Implications for an optimal merger policy

This novel framework highlights that acquisitions of start-ups by incumbents generate trade-offs that may not be trivial. The authors then study the AA’s optimal policy towards takeovers of potential competitors. 

One may think that, in order to take advantage of the pro-competitive effect of early takeovers, a merger policy should be lenient towards acquisitions of potential competitors. The authors show that this purpose is, instead, achieved by a strict merger policy. This policy commits to block any late takeover (that is, mergers with actual competitors), and to block early takeovers (that is, mergers with potential competitors), unless the incumbent formulates offers takeover price that only financially constrained start-ups would accept (recall that the incumbent does not observe the start-up’s assets when it formulates the takeover bid). Such a merger policy has a beneficial selection effect, for it pushes the incumbent towards early takeovers of credit-constrained start-ups, thereby removing the inefficiency caused by financial constraints and making the development of the innovation more likely.  This strict policy effectively amounts to a policy whereby the AA screens mergers according to the value of the transaction, authorising those that are below a certain threshold. In this respect, the authors contribute to a discussion about takeover prices possibly signalling anti-competitive mergers.

By prohibiting late takeovers, a strict merger policy precludes the start-up’s financial constraints from being alleviated and the other pro-competitive effect to be taken advantage of. Indeed, expecting that the start-up financial obligations will be taken over by the better endowed incumbent firm, investors are more willing to lend in the first place. The authors show that, because of the latter effect, in certain circumstances a more lenient merger policy which allows for the acquisition of committed entrants, may be optimal. The authors identify a number of conditions that have to be satisfied simultaneously for this to be the case. They include the presence of severe financial imperfections so that late takeovers have a pronounced ex-ante effect on the chance that the start-up obtains funding from investors and hence the innovation could materialise. When all such conditions do not simultaneously apply, the optimal policy is the strict merger policy described above.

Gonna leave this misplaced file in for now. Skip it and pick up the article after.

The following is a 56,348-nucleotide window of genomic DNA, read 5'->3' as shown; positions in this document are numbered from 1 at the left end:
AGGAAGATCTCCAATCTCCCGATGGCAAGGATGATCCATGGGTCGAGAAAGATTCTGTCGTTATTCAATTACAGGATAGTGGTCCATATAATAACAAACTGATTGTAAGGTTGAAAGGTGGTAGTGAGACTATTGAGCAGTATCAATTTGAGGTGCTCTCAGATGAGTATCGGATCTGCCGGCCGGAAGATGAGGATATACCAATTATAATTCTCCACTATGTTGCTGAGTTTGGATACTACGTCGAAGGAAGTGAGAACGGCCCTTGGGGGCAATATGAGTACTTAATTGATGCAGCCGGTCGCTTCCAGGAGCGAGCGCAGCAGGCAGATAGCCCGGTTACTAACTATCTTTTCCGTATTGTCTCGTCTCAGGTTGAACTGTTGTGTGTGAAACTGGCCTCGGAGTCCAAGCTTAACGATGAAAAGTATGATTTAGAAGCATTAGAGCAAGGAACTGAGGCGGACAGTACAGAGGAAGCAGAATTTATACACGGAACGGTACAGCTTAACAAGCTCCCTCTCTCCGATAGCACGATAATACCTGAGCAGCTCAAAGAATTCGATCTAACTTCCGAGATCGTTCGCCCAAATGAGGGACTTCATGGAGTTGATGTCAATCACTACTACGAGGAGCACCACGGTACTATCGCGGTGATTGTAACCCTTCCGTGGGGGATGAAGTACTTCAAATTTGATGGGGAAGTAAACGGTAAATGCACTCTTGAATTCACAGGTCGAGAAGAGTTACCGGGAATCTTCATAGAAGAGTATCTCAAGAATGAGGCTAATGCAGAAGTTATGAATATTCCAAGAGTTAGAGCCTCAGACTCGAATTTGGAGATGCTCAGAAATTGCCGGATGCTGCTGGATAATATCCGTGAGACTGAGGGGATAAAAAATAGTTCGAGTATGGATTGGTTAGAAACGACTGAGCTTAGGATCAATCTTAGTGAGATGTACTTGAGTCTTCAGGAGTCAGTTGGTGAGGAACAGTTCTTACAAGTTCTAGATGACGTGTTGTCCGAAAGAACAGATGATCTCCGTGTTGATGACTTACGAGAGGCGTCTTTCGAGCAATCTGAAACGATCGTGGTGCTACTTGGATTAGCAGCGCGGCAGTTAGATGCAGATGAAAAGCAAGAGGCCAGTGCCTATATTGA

Finally, note that the paper focuses on the asymmetry of financial resources between the incumbent and a start-up as the mechanism which may leads to pro-competitive effects of the takeovers, but the same reasoning could apply more generally to situations in which the incumbent may have other resources, such as managerial skills or market opportunities, that the start-up lacks.